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Geological Factors to Look Out for When Prospecting for Gold

Gold prospectors who spend a significant amount of their time hunting for treasure in various places often wonder when they will ever come across what they’re looking for. But since gold appears in a wide array of mineral deposits, it may be hard to determine their exact location.

Adding to that is the fact that when you do come across a gold nugget in a specific deposit, that doesn’t mean going to a different place with similar rock formations can indicate there’s hidden treasure nearby. If you want to find out some natural geologic signs to look out for on your next prospecting, keep reading below.

Rocks with Different Colours

Many places that serve as a good site for relic hunting usually involve acidic mineral solutions affecting the rocks in the area. As a result, the rocks turn a shade lighter, which can be a sign that there is some gold present.

Rocks Containing Iron Stains

Rock formations with noticeable veins don’t always develop quartz to signify the appearance of gold. But those that do can include calcite or sulphides that usually turn into iron-stained spots the moment the pyrite mineral it contains transforms into iron oxides.

If you find yourself gold prospecting in a place that holds vast amounts of iron oxides, namely hematite, magnetite, and ironstone, then these are helpful signs that there is treasure in the area.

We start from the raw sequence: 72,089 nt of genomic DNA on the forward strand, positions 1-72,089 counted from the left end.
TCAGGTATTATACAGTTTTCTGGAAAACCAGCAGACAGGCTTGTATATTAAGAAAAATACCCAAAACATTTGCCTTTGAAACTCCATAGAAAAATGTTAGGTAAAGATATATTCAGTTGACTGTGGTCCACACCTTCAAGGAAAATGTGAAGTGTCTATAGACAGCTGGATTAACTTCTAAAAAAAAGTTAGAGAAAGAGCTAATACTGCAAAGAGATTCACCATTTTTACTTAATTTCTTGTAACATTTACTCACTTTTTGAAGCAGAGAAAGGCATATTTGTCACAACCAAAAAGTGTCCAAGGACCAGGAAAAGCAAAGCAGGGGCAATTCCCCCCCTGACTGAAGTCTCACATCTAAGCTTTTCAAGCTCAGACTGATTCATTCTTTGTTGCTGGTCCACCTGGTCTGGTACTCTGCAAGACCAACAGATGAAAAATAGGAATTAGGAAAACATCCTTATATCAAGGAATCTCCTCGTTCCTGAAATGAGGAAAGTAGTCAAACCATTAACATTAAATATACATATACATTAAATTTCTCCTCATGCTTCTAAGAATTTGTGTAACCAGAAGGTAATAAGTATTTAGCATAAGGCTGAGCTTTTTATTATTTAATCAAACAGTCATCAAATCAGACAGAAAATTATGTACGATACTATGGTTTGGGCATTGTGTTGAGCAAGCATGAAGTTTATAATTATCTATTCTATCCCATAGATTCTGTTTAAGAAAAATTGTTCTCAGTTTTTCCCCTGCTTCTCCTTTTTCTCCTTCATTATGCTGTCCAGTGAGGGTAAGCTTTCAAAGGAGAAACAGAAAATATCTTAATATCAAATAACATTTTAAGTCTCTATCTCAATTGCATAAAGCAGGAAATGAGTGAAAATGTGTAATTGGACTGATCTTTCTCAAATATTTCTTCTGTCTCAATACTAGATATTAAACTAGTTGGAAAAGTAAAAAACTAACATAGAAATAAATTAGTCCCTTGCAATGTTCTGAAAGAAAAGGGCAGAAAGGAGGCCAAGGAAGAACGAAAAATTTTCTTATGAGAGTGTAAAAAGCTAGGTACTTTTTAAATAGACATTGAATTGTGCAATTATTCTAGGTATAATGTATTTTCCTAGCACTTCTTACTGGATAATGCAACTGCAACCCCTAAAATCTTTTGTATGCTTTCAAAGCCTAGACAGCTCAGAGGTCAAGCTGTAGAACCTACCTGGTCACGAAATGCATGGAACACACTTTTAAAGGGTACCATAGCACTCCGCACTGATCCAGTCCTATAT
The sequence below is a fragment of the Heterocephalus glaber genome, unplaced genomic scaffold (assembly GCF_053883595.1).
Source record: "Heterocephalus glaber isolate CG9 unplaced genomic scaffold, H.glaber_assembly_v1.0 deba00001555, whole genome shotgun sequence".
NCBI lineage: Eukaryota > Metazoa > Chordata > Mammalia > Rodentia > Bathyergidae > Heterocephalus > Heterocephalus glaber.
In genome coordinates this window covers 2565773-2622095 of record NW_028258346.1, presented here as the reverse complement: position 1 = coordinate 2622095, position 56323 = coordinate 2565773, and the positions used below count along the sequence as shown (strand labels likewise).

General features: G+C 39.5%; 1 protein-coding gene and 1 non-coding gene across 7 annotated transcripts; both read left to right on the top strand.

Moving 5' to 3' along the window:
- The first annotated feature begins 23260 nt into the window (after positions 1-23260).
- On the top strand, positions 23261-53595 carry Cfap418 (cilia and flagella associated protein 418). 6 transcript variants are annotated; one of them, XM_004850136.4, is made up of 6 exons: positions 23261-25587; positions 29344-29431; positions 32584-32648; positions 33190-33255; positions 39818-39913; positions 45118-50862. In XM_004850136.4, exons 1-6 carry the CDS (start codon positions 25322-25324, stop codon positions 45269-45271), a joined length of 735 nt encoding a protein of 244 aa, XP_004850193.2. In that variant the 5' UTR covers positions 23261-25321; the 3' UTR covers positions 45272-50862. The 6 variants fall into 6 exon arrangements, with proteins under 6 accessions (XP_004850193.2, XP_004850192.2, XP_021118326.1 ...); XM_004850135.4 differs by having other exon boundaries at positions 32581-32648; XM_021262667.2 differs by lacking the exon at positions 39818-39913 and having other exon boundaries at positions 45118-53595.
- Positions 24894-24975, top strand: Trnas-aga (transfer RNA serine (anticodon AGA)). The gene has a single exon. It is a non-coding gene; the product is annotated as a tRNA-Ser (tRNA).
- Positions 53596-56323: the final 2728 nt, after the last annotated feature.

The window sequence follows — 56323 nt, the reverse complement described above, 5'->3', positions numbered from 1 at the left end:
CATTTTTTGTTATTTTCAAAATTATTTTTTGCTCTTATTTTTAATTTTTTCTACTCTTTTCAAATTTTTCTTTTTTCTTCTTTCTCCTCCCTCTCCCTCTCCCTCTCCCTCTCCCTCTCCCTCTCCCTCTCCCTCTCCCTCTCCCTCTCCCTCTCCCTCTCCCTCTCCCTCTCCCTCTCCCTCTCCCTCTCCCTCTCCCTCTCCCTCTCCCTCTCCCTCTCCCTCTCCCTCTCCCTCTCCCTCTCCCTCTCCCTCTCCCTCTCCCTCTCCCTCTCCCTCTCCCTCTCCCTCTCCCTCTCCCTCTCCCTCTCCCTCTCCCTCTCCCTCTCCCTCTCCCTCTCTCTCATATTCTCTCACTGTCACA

Rocks That Have Quartz Veins

Rocks that develop tiny amounts of quartz veins is another indication that there is an apparent mineral activity in the location. It means that you have a good chance of going home with some loot, so long as you utilise proper gold mining prospecting equipment to back you up.

Rocks in Fault Zones

It would help if you looked past the surface and kept an eye on rocks and quartz deposits that form along fault zones, or when two different kinds of stones come into contact. It can be a good possibility that gold deposits can be found there, and you have a chance of finding treasure and selling your gold to potential buyers.

Rocks in Other Surfaces

When it comes to metal detecting, you have a bigger opportunity of finding gold upstream, in riverbeds and beaches. However, if you want to try your luck on land where there are moderate to flat slopes, the desert is a destination where you can expect to witness various relics.

Rocks in Familiar Geological Places

The moment you find yourself acquiring fine gold in an area with a specific rock formation or a geologic environment, you can scout nearby regions within the mountain range for the same rock type. While it isn’t a sure sign that you will achieve the same results, it’s worth testing your luck and grabbing your metal detector to inspect the surroundings.

Conclusion

Remember that each location you visit in hopes of finding gold will differ, so a geological indicator for one place won’t assure you it will be the same for the next area you check out. The best thing you can do when you’re prospecting for treasure is to get to know the expanse you plan to go to and discover the mineral deposits before embarking on your journey with a gold metal detector in hand.

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